ECJ Reviews Denmark’s Ghetto Package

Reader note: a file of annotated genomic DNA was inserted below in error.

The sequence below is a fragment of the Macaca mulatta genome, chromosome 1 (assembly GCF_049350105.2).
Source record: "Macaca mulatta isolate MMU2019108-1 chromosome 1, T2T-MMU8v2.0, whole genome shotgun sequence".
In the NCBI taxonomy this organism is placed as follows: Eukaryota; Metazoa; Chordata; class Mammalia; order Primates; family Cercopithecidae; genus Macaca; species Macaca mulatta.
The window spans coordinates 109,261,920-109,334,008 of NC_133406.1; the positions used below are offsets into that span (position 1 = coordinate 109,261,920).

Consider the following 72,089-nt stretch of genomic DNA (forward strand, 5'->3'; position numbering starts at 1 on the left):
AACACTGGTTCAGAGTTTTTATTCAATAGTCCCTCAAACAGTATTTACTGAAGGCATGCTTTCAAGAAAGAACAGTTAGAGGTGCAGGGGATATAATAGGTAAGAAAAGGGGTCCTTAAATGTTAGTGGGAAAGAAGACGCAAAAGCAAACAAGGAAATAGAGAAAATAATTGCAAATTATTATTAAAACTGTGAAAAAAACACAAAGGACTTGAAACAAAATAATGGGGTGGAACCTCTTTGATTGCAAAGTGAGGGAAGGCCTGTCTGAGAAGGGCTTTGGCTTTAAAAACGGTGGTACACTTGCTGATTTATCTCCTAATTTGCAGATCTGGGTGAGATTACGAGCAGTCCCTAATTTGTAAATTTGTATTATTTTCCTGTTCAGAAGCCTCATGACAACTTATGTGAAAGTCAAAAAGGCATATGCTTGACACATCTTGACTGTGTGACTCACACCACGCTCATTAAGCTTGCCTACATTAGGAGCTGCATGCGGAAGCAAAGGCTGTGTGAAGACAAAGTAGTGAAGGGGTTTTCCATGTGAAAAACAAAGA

The Court of Justice of the European Union (CJEU) will hold a public hearing on July 1 to review the legality under European law of the Danish government’s “Ghetto Package.” This is a programme introduced in 2018 that, it is said, seeks to reshape the demographic makeup of neighbourhoods through the reduction of housing in targeted areas. This has, it is claimed by campaigners, led to the loss of thousands of family homes, including through sales, demolitions, and forced evictions. One of the cases before the European Union’s top court was brought against the Danish government by a group of Copenhagen residents whose homes in Mjølnerparken, a neighborhood which was designated a “tough ghetto” under the 2018 legislation, are being sold. Campaign group, the Open Society Justice Initiative, says the determining factor in a “ghetto” designation is whether the majority of residents are labelled as being of “non-Western” background. It says that areas that meet the other criteria (over 1,000 residents and at least two of four socio-economic factors related to employment, education, crime rates, and income) are reportedly not subject to the requirement to reduce not-for-profit family housing. The group says that despite the name, the “non-Western” categorization is not based on geography and the residents argue that it is in breach of the EU’s anti race discrimination laws. This, it is further claimed, is in line with the independent findings of a number of international treaty and monitoring bodies such as UN Committees, “with three UN human rights experts having also highlighted that the legislation particularly impacts non-White populations and Muslims.” The Open Society Justice Initiative says that in 2019 the Danish government began referring to the affected areas as “parallel societies” and “transformation areas” instead of “ghettos” and “tough ghettos” in its annual list of targeted areas. “However, there was no structural change to the scheme; and it is clear that the amendment was not to benefit existing residents but to attract others into these areas.” Mjølnerparken was removed from the most recent list, produced in December 2023, as the number of residents has dropped below 1,000 because of ongoing displacement and redevelopment, says Open Society Justice Initiative. “Nonetheless, the sale of over 200 family homes to a private investor is proceeding, with new residents now moving in to replace those who have had to leave. This is despite an urgent appeal from three UN human rights experts requesting Denmark to halt the sale pending resolution of the litigation and a judgment of December 2021 from the Danish Eastern High Court stressing that that the loss of a home is such a serious fundamental rights issue that the residents are entitled to challenge the “Ghetto Package” development plan for the area before it is carried out,” it says. Together with the Danish Institute for Human Rights and two UN-appointed human rights experts, the residents seek a ruling from the CJEU on the correct interpretation of the EU’s Race Equality Directive, including in relation to the term “non-Western” background. Commenting, Susheela Math, Senior Managing Litigation Officer at the Open Society Justice Initiative, said: “It’s been a long journey for the many Danish families and individuals who have been fighting for years for their fundamental right to racial equality to be respected. Too many have already lost their homes and close-knit, diverse communities. “But we now look forward to the opportunity for the Court of Justice of the European Union to reaffirm that equality remains part of the bedrock of the region. It is crucial that no European government is permitted to avoid its legal obligations by using proxy wording for racial or ethnic origin—or by using integration as a guise to treat racialized groups as second-class citizens.” Open Society Justice Initiative says a ruling from the CJEU could be relevant not just in Denmark but across Europe where “trends of neighborhood-based discrimination have been growing.” Tobias Gregory from the housing movement Almen Modstand stated: “We are very concerned about copycat plans in other European countries. Lawmakers across EU member states are considering or engaging in variations of the Danish “ghetto law” which are not combating the housing crisis and proving instrumental in gentrification and discrimination against minority groups, immigrants, and low-income households. "It is crucial that the Court makes it clear that these proposals cannot proceed because they are unlawful.” Majken Felle, a plaintiff in the case brought before the CJEU, said: “With the ‘ghetto package’ we have experienced our homes and security being taken away from us. "This has been and still is devastating. A ruling in our favor in the CJEU would mean the world to us. It would mean a recognition that we have been treated unlawfully and restore a sense of justice. "It is also our hope that a ruling in our favor will stop future discriminatory lawmaking in Denmark and the EU, so that no other communities will suffer similar displacement and uprooting as ourselves nor other kinds of discriminatory treatment.” Further comment comes Lamies Nassri, Project Manager at The Centre for Muslims’ Rights in Denmark, who said: “Islamophobia has been on the rise the last couple of decades in Denmark, becoming a hallmark across the political spectrum. “The ‘ghetto laws’ starkly illustrate state-enabled Islamophobia and discrimination against Muslims, categorizing them as ‘non-western’ to justify their displacement from their neighbourhoods. "These policies lead to stigmatization, discrimination, and the harsh reality of forced evictions to enable an increase in private development. We hope the CJEU will deliver justice and affirm that discrimination is unacceptable in Europe.”